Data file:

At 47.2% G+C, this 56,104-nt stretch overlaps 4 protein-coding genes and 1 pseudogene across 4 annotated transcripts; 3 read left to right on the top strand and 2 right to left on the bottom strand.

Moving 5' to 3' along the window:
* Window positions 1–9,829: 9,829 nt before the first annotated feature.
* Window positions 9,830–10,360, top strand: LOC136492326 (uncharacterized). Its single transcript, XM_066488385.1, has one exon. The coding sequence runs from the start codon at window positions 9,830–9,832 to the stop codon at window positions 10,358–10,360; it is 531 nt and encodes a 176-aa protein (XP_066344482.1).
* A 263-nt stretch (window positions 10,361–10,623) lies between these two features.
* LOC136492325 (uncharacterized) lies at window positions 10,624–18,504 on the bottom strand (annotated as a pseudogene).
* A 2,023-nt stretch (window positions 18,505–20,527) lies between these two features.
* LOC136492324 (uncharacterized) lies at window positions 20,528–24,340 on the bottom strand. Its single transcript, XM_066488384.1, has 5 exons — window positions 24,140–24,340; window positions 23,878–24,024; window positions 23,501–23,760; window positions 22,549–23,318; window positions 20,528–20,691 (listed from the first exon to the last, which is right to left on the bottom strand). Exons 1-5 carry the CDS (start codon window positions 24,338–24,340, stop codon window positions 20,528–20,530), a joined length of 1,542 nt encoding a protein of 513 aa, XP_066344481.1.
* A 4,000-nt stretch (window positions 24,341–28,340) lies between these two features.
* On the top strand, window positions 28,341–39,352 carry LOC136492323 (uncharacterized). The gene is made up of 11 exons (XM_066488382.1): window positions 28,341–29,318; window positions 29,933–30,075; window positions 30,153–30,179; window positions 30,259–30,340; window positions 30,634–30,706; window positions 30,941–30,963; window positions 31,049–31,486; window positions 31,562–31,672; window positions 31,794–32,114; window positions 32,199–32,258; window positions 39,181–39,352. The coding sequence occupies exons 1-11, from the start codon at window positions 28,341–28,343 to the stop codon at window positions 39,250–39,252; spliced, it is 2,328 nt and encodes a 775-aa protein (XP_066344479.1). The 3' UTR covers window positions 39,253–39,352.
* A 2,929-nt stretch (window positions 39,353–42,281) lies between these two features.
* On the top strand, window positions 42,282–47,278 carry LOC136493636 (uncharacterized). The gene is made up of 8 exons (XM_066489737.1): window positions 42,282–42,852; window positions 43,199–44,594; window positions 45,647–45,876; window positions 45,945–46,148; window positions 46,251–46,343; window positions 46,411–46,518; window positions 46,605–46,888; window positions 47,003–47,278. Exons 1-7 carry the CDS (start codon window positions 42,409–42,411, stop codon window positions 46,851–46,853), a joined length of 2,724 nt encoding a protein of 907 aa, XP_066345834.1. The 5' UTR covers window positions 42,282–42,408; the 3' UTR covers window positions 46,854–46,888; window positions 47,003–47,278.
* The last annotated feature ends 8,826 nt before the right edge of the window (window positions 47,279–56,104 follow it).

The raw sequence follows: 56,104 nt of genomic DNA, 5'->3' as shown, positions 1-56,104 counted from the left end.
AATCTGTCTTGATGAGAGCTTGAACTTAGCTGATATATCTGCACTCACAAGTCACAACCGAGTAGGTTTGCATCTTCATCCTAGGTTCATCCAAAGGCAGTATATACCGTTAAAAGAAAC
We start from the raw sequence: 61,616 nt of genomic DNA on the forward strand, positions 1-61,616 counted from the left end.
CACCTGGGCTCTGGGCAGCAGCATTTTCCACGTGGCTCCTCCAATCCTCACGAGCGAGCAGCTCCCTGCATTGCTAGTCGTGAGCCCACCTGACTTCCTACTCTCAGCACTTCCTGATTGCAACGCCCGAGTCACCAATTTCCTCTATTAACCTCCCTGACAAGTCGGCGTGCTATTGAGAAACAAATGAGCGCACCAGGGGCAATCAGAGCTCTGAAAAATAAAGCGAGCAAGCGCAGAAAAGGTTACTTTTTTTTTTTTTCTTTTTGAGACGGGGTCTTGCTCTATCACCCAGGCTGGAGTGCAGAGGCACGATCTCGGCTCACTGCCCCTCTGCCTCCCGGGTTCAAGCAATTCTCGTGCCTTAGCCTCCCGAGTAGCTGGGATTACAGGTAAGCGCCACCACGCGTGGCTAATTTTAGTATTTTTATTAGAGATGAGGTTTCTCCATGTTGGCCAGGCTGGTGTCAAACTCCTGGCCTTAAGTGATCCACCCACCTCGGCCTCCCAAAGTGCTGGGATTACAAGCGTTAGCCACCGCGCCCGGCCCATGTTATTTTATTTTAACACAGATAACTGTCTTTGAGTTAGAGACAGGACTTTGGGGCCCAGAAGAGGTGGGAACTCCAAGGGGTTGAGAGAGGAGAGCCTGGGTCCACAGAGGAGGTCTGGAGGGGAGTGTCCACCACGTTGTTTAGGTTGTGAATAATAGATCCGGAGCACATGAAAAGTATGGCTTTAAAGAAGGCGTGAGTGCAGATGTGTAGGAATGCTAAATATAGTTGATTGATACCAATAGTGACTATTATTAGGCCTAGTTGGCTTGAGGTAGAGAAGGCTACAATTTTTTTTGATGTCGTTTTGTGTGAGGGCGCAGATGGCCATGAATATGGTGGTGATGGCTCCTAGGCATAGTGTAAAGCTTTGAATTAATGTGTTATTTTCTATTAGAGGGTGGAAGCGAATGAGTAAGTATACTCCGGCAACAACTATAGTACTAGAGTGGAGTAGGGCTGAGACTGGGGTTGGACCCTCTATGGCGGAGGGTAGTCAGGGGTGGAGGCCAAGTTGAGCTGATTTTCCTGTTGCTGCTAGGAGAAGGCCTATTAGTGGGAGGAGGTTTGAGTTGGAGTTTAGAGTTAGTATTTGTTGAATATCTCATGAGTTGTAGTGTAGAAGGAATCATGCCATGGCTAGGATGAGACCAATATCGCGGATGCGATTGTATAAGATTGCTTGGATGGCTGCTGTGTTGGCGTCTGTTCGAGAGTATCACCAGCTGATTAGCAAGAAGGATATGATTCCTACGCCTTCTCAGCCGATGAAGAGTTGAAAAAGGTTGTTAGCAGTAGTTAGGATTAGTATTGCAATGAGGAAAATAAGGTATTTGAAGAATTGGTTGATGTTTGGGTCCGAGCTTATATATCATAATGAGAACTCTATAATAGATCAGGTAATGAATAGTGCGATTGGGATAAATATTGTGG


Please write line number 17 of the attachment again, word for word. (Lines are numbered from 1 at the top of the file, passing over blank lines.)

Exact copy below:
CACCTGGGCTCTGGGCAGCAGCATTTTCCACGTGGCTCCTCCAATCCTCACGAGCGAGCAGCTCCCTGCATTGCTAGTCGTGAGCCCACCTGACTTCCTACTCTCAGCACTTCCTGATTGCAACGCCCGAGTCACCAATTTCCTCTATTAACCTCCCTGACAAGTCGGCGTGCTATTGAGAAACAAATGAGCGCACCAGGGGCAATCAGAGCTCTGAAAAATAAAGCGAGCAAGCGCAGAAAAGGTTACTTTTTTTTTTTTTCTTTTTGAGACGGGGTCTTGCTCTATCACCCAGGCTGGAGTGCAGAGGCACGATCTCGGCTCACTGCCCCTCTGCCTCCCGGGTTCAAGCAATTCTCGTGCCTTAGCCTCCCGAGTAGCTGGGATTACAGGTAAGCGCCACCACGCGTGGCTAATTTTAGTATTTTTATTAGAGATGAGGTTTCTCCATGTTGGCCAGGCTGGTGTCAAACTCCTGGCCTTAAGTGATCCACCCACCTCGGCCTCCCAAAGTGCTGGGATTACAAGCGTTAGCCACCGCGCCCGGCCCATGTTATTTTATTTTAACACAGATAACTGTCTTTGAGTTAGAGACAGGACTTTGGGGCCCAGAAGAGGTGGGAACTCCAAGGGGTTGAGAGAGGAGAGCCTGGGTCCACAGAGGAGGTCTGGAGGGGAGTGTCCACCACGTTGTTTAGGTTGTGAATAATAGATCCGGAGCACATGAAAAGTATGGCTTTAAAGAAGGCGTGAGTGCAGATGTGTAGGAATGCTAAATATAGTTGATTGATACCAATAGTGACTATTATTAGGCCTAGTTGGCTTGAGGTAGAGAAGGCTACAATTTTTTTTGATGTCGTTTTGTGTGAGGGCGCAGATGGCCATGAATATGGTGGTGATGGCTCCTAGGCATAGTGTAAAGCTTTGAATTAATGTGTTATTTTCTATTAGAGGGTGGAAGCGAATGAGTAAGTATACTCCGGCAACAACTATAGTACTAGAGTGGAGTAGGGCTGAGACTGGGGTTGGACCCTCTATGGCGGAGGGTAGTCAGGGGTGGAGGCCAAGTTGAGCTGATTTTCCTGTTGCTGCTAGGAGAAGGCCTATTAGTGGGAGGAGGTTTGAGTTGGAGTTTAGAGTTAGTATTTGTTGAATATCTCATGAGTTGTAGTGTAGAAGGAATCATGCCATGGCTAGGATGAGACCAATATCGCGGATGCGATTGTATAAGATTGCTTGGATGGCTGCTGTGTTGGCGTCTGTTCGAGAGTATCACCAGCTGATTAGCAAGAAGGATATGATTCCTACGCCTTCTCAGCCGATGAAGAGTTGAAAAAGGTTGTTAGCAGTAGTTAGGATTAGTATTGCAATGAGGAAAATAAGGTATTTGAAGAATTGGTTGATGTTTGGGTCCGAGCTTATATATCATAATGAGAACTCTATAATAGATCAGGTAATGAATAGTGCGATTGGGATAAATATTGTGG